.sqs-featured-posts-gallery .title-desc-wrapper .view-post

interfaith cooperation

URI – Yesterday, Today, and Tomorrow

URI – Yesterday, Today, and Tomorrow

by Victor Kazanjian

Imagine watching the news or viewing your Facebook feed each day and seeing thousands of positive stories of people from different religions, spiritual practices, and indigenous traditions working together…

Appreciative Inquiry and the United Religions Initiative

Appreciative Inquiry and the United Religions Initiative

by Sally Mahé

At the birth of the United Religious Initiative (URI) 20 years ago, Appreciative Inquiry (AI), a transformational philosophy and methodology for positive change, served as midwife.

URI in the World

URI in the World

by Azza Karam

URI envisions a world at peace, sustained by engaged and interconnected communities committed to respect for diversity, nonviolent resolution of conflict, and social, political, economic, and environmental justice.

Voices of Hope

Voices of  Hope

by URI Members

The United Religions Initiative enjoys a kind of latitude and scope that invites the whole world in, but does so while honoring each of us and where we come from. That approach makes it a very personal

What Makes URI Unique?

What Makes URI Unique?

by Paul Chaffee

In The Coming United Religions (1998), William Swing wrote “I began a long and inward journey in February 1993. During a 24-hour period in my life, I moved from…

On Discovering and Re-Imagining Interfaith

On Discovering and Re-Imagining Interfaith

by Bud Heckman

When I first started working for interfaith cooperation, I could not find or figure out much of anything. I was hungry to learn, but it was more intuition, inductive reasoning, and plain old dumb luck of “finding” some of the trails of pioneers that moved me forward in figuring out what interfaith was.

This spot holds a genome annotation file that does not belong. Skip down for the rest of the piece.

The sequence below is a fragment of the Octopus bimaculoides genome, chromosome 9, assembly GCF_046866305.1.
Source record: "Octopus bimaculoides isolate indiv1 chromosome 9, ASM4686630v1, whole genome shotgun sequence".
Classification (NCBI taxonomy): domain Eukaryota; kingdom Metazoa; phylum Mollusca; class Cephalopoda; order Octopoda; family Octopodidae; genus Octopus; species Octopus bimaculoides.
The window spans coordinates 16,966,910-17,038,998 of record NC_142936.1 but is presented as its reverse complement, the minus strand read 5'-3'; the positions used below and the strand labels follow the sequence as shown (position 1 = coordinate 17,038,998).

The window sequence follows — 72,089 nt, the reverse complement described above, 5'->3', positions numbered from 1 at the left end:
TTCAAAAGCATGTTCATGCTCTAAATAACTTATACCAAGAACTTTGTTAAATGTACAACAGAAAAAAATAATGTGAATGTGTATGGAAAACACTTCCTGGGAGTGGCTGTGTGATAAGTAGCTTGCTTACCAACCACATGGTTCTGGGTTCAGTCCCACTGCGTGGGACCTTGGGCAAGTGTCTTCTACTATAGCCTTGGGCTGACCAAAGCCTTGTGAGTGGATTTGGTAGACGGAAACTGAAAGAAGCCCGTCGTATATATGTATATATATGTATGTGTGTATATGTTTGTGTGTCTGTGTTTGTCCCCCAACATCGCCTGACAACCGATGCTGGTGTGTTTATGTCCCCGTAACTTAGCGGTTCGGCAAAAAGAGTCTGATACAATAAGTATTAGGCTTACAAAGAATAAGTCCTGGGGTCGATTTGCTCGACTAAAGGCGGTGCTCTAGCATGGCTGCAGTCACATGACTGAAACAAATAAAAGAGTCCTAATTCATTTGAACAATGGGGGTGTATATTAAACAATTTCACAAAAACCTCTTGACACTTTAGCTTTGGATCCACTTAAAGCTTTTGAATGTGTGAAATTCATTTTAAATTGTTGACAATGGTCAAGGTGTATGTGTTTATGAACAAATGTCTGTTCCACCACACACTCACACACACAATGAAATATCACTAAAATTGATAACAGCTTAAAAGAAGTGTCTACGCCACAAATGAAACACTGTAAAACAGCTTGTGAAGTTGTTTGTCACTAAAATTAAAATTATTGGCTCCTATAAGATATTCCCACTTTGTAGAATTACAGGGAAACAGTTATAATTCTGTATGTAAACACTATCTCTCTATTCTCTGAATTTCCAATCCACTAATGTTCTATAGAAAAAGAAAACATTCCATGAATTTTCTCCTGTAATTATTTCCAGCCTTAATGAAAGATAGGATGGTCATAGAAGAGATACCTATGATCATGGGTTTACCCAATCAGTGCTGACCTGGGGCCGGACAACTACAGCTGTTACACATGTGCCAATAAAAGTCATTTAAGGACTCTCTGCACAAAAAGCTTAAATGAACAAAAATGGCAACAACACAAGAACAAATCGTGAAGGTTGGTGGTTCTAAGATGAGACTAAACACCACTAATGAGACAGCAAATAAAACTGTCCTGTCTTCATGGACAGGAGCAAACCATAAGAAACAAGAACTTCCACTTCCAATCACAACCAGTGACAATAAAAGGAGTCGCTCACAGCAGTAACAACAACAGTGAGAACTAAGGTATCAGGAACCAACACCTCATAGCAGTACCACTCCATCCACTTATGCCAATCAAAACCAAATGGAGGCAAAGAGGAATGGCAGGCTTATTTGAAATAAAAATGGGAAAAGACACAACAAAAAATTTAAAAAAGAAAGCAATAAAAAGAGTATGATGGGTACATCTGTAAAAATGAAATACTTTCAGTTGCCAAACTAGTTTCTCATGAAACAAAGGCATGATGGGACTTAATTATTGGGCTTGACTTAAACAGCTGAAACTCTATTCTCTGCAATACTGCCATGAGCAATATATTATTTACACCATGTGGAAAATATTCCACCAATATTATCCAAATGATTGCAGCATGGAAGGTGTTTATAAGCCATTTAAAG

On Discovering and Re-Imagining Interfaith

On Discovering and Re-Imagining Interfaith

by Bud Heckman

When I first started working for interfaith cooperation, I could not find or figure out much of anything. I was hungry to learn, but it was more intuition, inductive reasoning, and plain old dumb luck of “finding” some of the trails of pioneers that moved me forward in figuring out what interfaith was.

Bill and Jean Lesher's Lifetime Interfaith Partnership

Bill and Jean Lesher's Lifetime Interfaith Partnership

by Ruth Broyde Sharone

In the past 30 years of grassroots labor, I’ve occasionally encountered couples as devoted to interfaith activism as they are to one another. Such is the case of Jean and William Lesher, two people who live, breathe, and exemplify what it means to be in partnership and to share a lifelong commitment to the interfaith movement.

Interfaith Collaboration – Walking the Talk

Principle 11 of the United Religions Initiative (URI) Charter says that “we seek and offer cooperation with other interfaith efforts.” The diverse community that met during URI’s formation in the late nineties envisioned that URI would be a different kind of organization in many respects.

Including LGBTQ Voices in Interfaith Work

After All the ‘Others’

Why Interfaith Understanding Is More Important Than Ever in Leadership

The Alpha Leadership conference taking place today in London is a reminder that despite all the negative news about religion, a different face of faith is visible and real the world over. The Alpha course on leadership, which was begun under Nicky Gumbel of the Holy Trinity Church in London, has been taken by 18 million people world-wide and is all about spreading a gospel of compassion and service to others. A similar message is given out from the remarkable Rick Warren’s church in Southern California where his congregation now numbers in excess of 100,000 people and his global reach extends to every nation on earth.

Interfaith Youth Core

The big idea for the Interfaith Youth Core (IFYC) came to our leading founder Eboo Patel in 1998 when he was at an interfaith conference at Stanford University. He and a small group of his peers realized they were the only young people at the conference, and their conversation turned to two questions.